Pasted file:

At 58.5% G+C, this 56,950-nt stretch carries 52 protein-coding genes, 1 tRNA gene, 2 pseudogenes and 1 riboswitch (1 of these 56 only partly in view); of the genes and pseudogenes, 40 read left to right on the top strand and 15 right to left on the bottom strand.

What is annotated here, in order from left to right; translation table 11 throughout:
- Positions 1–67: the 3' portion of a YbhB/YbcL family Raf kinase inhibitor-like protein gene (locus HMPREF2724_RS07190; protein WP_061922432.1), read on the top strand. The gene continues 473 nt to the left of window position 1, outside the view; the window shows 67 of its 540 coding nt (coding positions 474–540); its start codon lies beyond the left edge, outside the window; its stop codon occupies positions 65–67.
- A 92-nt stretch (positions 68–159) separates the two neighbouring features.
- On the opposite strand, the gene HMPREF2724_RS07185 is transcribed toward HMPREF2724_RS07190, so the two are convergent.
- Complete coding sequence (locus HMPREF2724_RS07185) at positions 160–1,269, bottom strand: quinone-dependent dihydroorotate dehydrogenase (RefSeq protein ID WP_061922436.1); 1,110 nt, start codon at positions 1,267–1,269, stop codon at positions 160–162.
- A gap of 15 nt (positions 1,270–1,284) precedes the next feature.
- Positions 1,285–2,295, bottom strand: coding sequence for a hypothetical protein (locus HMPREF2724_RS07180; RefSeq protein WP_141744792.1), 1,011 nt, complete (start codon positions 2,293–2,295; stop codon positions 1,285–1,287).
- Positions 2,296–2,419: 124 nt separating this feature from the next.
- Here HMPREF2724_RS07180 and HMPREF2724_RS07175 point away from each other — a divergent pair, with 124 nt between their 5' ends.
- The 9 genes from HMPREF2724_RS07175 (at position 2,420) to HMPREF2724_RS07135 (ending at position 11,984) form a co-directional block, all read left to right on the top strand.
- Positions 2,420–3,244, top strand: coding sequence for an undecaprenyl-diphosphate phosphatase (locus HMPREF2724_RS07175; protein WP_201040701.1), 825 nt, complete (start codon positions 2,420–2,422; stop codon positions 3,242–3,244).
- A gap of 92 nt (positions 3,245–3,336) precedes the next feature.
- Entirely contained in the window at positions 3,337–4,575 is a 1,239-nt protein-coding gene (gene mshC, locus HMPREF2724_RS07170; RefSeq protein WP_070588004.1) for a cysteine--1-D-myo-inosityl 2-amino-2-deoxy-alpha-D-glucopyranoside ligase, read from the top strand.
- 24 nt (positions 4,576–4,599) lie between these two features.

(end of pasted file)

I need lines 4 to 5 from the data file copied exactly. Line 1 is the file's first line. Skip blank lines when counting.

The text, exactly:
- A 92-nt stretch (positions 68–159) separates the two neighbouring features.
- On the opposite strand, the gene HMPREF2724_RS07185 is transcribed toward HMPREF2724_RS07190, so the two are convergent.